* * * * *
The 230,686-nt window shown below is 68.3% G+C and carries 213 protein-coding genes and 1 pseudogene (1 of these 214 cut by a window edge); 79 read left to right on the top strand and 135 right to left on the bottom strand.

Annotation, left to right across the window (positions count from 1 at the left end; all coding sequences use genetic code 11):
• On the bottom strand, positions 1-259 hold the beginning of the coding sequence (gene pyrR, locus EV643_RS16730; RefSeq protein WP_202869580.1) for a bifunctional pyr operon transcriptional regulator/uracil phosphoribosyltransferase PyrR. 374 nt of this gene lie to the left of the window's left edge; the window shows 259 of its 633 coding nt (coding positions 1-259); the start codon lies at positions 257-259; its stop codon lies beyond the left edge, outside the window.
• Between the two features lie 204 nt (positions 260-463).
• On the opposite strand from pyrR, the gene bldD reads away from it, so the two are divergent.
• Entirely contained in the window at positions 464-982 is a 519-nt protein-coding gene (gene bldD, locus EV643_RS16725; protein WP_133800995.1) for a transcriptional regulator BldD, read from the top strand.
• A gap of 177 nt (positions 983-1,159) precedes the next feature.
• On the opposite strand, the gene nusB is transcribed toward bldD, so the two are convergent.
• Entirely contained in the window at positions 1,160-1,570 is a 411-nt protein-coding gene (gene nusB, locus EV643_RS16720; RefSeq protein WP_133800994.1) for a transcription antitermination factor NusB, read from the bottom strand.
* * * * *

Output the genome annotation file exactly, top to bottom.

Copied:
The 230,686-nt window shown below is 68.3% G+C and carries 213 protein-coding genes and 1 pseudogene (1 of these 214 cut by a window edge); 79 read left to right on the top strand and 135 right to left on the bottom strand.

Annotation, left to right across the window (positions count from 1 at the left end; all coding sequences use genetic code 11):
• On the bottom strand, positions 1-259 hold the beginning of the coding sequence (gene pyrR, locus EV643_RS16730; RefSeq protein WP_202869580.1) for a bifunctional pyr operon transcriptional regulator/uracil phosphoribosyltransferase PyrR. 374 nt of this gene lie to the left of the window's left edge; the window shows 259 of its 633 coding nt (coding positions 1-259); the start codon lies at positions 257-259; its stop codon lies beyond the left edge, outside the window.
• Between the two features lie 204 nt (positions 260-463).
• On the opposite strand from pyrR, the gene bldD reads away from it, so the two are divergent.
• Entirely contained in the window at positions 464-982 is a 519-nt protein-coding gene (gene bldD, locus EV643_RS16725; protein WP_133800995.1) for a transcriptional regulator BldD, read from the top strand.
• A gap of 177 nt (positions 983-1,159) precedes the next feature.
• On the opposite strand, the gene nusB is transcribed toward bldD, so the two are convergent.
• Entirely contained in the window at positions 1,160-1,570 is a 411-nt protein-coding gene (gene nusB, locus EV643_RS16720; RefSeq protein WP_133800994.1) for a transcription antitermination factor NusB, read from the bottom strand.